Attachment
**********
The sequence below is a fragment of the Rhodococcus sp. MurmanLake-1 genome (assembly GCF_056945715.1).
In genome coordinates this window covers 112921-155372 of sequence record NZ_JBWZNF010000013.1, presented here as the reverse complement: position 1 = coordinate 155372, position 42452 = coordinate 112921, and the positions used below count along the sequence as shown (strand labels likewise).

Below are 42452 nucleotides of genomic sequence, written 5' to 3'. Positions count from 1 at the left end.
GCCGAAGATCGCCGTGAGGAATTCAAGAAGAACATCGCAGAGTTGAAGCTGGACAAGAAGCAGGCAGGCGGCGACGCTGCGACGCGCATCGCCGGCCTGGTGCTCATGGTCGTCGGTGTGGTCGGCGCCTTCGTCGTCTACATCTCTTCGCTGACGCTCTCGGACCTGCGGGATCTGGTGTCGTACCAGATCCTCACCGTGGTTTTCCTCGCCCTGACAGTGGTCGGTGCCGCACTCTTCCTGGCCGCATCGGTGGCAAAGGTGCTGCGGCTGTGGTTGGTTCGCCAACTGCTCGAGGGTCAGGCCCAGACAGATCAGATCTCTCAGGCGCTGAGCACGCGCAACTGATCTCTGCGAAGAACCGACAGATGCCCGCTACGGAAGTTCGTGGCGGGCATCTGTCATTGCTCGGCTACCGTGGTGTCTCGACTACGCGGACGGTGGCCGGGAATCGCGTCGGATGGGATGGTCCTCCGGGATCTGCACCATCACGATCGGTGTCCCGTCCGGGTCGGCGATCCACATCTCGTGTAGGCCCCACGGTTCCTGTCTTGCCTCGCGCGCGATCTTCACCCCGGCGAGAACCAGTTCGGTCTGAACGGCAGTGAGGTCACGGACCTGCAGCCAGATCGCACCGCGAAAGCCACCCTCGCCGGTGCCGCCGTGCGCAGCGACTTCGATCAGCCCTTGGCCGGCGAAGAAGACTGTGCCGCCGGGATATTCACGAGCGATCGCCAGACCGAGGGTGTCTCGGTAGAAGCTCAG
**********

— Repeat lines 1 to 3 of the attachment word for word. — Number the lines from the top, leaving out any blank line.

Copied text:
The sequence below is a fragment of the Rhodococcus sp. MurmanLake-1 genome (assembly GCF_056945715.1).
In genome coordinates this window covers 112921-155372 of sequence record NZ_JBWZNF010000013.1, presented here as the reverse complement: position 1 = coordinate 155372, position 42452 = coordinate 112921, and the positions used below count along the sequence as shown (strand labels likewise).

Below are 42452 nucleotides of genomic sequence, written 5' to 3'. Positions count from 1 at the left end.